Truly multilingual dictionaries are rare beasts in the world of lexicography for a number of reasons: limited market, head-word identification, editorial complexity, etc. A cooperatively compiled electronic dictionary operating primarily in an online environment is seen by many to have the potential to overcome many of these impediments while at the same time meeting the requirements of scholars, translators and students. One such electronic dictionary file is the XML-based JMDict (Japanese-Multilingual Dictionary), which employs Japanese as the mediating language and has entries glossed in English, French, German and Russian. The file contains approximately 90,000 Japanese-English entries, of which over 10,000 have German and French material, and 2,000 have Russian material.
The development of the multilingual components of the JMDict file from its bilingual Japanese-English precursor (EDICT: Electronic DICTionary) has inevitably focussed on the incorporation of material from other bilingual lexical sources. This has highlighted a number of issues which need to be addressed in the compilation of any such file. Many of these issues arise as a result of the other sources having been compiled employing differing approaches to the structure, selection and coding of lexical material. As the incorporation of the material is best carried out with minimal human intervention, and ideally can be repeated at later stages as the sources are further developed, the issues need to be identified and appropriate strategies selected and implemented in advance of the incorporation.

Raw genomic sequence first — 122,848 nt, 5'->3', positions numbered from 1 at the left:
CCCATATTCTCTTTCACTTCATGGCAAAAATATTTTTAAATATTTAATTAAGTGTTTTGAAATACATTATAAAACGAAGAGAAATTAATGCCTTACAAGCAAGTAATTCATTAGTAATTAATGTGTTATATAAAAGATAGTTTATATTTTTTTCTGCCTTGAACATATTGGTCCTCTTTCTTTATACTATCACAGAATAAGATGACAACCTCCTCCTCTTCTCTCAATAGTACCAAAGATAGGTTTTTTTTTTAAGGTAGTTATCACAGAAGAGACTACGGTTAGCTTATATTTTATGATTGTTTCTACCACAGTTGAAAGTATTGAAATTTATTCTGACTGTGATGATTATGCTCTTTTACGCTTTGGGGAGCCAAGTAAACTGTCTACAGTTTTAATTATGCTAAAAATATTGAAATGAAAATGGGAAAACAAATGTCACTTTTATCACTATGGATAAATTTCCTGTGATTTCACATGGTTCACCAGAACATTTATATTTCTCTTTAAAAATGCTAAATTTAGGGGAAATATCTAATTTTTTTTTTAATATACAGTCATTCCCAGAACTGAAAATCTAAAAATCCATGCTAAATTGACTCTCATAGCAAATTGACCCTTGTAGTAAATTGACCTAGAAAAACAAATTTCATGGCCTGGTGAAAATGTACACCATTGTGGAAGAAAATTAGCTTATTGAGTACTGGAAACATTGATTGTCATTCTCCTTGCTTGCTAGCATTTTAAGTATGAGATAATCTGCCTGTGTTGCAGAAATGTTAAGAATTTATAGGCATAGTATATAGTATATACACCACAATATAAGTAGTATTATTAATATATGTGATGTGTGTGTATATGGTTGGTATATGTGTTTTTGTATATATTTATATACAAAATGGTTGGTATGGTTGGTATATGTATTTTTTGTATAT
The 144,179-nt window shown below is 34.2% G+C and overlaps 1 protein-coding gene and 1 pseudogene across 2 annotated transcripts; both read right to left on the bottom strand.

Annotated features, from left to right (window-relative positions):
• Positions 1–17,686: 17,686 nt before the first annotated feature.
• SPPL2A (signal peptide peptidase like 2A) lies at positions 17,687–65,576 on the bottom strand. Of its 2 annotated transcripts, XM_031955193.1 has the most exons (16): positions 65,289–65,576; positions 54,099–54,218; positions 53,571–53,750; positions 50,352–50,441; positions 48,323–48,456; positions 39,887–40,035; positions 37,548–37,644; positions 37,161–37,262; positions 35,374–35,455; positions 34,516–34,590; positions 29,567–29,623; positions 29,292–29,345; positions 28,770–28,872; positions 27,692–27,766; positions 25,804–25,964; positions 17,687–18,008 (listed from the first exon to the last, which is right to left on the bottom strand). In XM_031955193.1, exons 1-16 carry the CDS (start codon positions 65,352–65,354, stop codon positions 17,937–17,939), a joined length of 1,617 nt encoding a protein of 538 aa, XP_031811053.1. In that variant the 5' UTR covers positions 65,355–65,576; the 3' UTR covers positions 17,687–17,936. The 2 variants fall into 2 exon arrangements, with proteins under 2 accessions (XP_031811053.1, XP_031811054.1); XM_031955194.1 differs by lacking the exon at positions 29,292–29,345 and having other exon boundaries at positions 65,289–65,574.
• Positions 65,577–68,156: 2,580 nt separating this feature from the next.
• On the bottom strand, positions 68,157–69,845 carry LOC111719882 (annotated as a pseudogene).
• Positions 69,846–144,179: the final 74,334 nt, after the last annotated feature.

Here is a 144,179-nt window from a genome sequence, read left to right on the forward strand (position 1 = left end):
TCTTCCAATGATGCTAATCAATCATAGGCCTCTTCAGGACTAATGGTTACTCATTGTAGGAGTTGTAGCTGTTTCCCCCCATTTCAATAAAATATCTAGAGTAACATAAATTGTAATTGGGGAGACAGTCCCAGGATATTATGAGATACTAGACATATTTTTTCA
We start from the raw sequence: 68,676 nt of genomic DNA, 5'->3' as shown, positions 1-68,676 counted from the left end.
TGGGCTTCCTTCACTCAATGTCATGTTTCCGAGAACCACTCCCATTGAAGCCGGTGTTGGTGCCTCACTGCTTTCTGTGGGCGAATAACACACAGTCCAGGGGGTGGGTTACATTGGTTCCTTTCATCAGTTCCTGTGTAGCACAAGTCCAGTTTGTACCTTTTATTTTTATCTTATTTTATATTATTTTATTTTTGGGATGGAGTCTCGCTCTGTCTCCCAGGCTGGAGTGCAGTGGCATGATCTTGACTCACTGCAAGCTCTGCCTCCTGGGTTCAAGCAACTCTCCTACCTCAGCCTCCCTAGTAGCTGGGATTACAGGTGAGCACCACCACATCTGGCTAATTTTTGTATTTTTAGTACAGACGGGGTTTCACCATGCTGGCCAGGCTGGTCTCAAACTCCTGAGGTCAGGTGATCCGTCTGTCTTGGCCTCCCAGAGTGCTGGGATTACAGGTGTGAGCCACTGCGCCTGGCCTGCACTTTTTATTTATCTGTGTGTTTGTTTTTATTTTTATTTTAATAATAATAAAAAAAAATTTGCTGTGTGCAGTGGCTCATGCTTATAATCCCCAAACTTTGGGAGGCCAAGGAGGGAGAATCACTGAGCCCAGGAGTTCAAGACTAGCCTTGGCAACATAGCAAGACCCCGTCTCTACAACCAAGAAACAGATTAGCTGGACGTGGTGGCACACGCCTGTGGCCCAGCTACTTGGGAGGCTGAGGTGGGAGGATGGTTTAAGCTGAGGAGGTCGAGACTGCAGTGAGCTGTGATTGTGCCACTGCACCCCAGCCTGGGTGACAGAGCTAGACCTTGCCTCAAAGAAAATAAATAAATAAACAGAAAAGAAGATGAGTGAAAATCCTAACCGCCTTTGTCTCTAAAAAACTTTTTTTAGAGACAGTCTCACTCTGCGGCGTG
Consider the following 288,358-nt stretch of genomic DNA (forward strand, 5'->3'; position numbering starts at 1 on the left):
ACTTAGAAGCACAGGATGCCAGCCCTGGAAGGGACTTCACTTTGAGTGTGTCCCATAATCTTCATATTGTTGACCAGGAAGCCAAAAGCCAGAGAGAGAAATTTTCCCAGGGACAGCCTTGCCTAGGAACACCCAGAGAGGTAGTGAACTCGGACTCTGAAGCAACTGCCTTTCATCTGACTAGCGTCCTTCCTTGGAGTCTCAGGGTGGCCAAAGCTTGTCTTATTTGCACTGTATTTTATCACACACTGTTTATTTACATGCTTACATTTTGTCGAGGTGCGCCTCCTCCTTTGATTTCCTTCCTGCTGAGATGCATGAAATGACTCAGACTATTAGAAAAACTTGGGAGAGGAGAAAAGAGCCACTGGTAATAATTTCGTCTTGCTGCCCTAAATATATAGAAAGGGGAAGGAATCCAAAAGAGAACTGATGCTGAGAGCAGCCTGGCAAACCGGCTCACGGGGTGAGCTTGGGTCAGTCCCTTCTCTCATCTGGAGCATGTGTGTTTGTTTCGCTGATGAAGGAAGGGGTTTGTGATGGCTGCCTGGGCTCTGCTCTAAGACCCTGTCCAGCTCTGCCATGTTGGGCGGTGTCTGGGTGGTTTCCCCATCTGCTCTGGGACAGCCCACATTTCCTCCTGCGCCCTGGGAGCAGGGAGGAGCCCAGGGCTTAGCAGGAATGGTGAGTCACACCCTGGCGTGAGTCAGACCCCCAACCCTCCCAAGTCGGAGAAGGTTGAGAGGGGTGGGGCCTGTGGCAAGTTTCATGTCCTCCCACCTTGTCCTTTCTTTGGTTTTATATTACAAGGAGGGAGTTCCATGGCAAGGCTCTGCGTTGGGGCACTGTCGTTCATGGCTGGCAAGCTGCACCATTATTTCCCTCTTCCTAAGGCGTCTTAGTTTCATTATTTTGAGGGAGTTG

Among the issues which need to addressed with regard to the source lexicons are:
the coding and structure.
the inclusion policy for entries, e.g. whether the entry belongs in a general lexicon or a special-purpose lexicon, such as one of proper names or idioms.
the recording policy, particularly in such matters as the inflectional forms in Japanese and orthographical variants such as use of okurigana and kanji variants.
the identification and marking of Part-of-Speech information.